Readers might have heard that lower maintenance costs are a major electric-vehicle advantage. As Hertz discovered, the opposite it true. Even minor accidents can require batteries to be replaced, which can cost $20,000. Many EV parts aren’t readily available, so cars have to sit in the shop for weeks.
The bigger problem is that Americans don’t want to plan trips around the locations of electric-vehicle charging stations—often to discover later that the chargers are broken. Nor do they want to download multiple apps to charge at different stations, or worry about their battery range degrading in cold temperatures.
These are the same reasons most Americans haven’t warmed up to electric cars. A Deloitte Global Automotive Consumer Survey last week found that 67% of U.S. consumers said they would prefer an internal-combustion engine for their next vehicle purchase. Only 6% said they favored a battery-powered EV—down from 8% last year.
Electric vehicles simply aren’t practical for most Americans and won’t go mainstream until they are. This inconvenient truth has finally dawned on corporate execs and investors who were drinking the same punch as Hertz in 2021.
Liz Wolfe writes about parking lots. A slice:
At least in the U.S., parking minimums are to blame for the overabundance of lots and garages. First mandated in the 1950s, with the intention of alleviating some of the demand for street parking, they forced developers in most municipalities to build preordained numbers of off-street parking spaces. L.A. requires one parking space per five seats in a pew, and two spaces per hospital bed. Even in dense New York City, where I live, and where only 45 percent of households own a car, such things are frequently mandated: “On average, for every 100 new housing units built in the city, 43 off-street spaces are created,” reported Bloomberg‘s Eric Jaffe in 2012, using data from the New York University Furman Center.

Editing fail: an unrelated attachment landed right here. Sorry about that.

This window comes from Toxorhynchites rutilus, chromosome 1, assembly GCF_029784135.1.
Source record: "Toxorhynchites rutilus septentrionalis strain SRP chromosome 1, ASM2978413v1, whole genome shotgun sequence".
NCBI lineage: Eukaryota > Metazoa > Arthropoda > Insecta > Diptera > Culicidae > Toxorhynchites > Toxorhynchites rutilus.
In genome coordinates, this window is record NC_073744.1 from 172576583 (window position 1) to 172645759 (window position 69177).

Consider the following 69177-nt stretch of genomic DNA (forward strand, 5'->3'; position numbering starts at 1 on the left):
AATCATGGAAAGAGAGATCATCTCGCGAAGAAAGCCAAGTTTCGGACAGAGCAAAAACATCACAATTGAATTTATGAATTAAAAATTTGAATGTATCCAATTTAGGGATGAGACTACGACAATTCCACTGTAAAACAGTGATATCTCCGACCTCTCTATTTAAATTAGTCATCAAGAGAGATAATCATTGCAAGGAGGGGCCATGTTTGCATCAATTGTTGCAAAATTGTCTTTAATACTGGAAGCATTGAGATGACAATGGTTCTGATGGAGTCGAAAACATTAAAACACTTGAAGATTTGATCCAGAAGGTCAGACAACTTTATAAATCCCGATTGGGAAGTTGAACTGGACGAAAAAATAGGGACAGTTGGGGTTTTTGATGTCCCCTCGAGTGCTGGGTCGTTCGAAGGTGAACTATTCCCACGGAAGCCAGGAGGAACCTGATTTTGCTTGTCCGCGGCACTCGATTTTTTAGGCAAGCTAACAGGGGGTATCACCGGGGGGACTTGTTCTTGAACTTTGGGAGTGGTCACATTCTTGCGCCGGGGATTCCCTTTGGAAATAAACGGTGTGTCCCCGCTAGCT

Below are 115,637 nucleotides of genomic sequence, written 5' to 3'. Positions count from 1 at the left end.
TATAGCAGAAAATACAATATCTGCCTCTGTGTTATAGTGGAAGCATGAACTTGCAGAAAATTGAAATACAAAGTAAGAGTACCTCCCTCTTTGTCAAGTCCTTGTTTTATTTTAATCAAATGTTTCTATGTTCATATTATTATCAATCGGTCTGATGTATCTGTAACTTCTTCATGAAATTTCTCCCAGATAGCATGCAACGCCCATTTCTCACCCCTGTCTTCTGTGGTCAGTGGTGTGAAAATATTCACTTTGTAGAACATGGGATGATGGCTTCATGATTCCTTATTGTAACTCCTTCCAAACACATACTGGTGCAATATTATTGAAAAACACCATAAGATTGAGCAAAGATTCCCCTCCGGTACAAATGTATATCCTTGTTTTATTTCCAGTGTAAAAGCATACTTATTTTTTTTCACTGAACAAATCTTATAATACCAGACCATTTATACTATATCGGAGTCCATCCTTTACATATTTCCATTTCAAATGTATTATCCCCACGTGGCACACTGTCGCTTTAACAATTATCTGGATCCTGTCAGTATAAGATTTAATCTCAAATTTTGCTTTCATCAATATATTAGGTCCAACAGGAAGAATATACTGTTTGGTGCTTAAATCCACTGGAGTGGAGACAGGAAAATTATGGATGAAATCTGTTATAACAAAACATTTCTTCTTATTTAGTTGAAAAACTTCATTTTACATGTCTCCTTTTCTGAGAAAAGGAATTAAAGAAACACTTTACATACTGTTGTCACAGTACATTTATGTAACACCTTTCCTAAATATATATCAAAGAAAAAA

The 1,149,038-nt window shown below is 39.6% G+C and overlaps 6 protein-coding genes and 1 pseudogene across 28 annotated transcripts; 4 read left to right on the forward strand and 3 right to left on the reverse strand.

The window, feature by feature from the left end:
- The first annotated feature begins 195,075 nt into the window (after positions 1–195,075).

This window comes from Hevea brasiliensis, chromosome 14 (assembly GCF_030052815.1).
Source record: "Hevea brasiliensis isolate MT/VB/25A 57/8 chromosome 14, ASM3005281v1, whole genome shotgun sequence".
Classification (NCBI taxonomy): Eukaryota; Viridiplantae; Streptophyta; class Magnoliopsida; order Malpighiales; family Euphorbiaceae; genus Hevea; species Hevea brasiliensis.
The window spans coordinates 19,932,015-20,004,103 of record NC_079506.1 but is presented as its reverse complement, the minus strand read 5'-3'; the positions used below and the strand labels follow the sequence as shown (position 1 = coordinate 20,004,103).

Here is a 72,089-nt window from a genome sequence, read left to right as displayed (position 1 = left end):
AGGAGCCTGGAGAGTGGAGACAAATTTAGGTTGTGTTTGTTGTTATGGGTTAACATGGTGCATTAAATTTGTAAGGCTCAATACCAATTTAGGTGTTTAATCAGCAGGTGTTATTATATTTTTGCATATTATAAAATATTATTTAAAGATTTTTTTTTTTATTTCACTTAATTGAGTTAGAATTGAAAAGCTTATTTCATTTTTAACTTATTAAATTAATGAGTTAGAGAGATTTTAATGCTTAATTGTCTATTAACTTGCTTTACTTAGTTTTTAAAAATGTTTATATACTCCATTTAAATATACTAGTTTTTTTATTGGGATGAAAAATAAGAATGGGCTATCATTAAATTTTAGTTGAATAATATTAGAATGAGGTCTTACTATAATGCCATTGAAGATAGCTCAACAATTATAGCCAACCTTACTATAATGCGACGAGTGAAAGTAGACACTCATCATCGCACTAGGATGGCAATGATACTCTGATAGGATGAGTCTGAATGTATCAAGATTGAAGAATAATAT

What drives these folks? Humans have an almost infinite capacity for self-inflicted dread, distress and dismay. We simply must have something to worry about: global cooling, global warming, a zombie apocalypse, eternal damnation. The end is always near. We are Chicken Littles running around with our heads cut off.
Effective altruists thrive off such fear-mongering. Their roots are in the rationalism movement, whose followers say actions should be based on truth, not on beliefs or emotion. That sounds fine in principle, but effective altruists take this a step further. They try to apply a probability number to everything. In his book “Going Infinite,” Michael Lewis explained that SBF applied “expected values” to everything: Should he attend a meeting? Should he continue dating co-conspirator Caroline Ellison? He even calculated he had a 5% chance of becoming president. Sounds more like emotion than truth, like hedging your bets by building an underground apocalypse shelter.
Effective altruists have also talked themselves into “long termism”—giving money away today to save distressed people 100 years from now. Initiated by William MacAskill and other Oxford philosophers in 2011, some call effective altruism, or EA, a cult. I think it’s more of a system to redistribute wealth from billionaires and newly enlightened workaholics to hyperventilating hustlers. The causes are so far into the future that they can’t have quantifiable results. Expected values rule.
Politico quotes a former effective altruist, Robin Hanson: “They’re giving pretty abstract arguments about a pretty abstract concern, and they’re ratcheting up the stakes to the max.” Expected values made them do it!
If you look under the covers, you’ll see that the fate of economic progress is being determined by money from a bunch of 30-something fear-mongering effective altruists, probably using made-up expected-value calculations to make themselves feel better about their misplaced fear and anxiety over AI wiping out mankind. Is this how the world now works?
Is there some way to short the idea that restaurants will be illegal in 10 years because of cooties?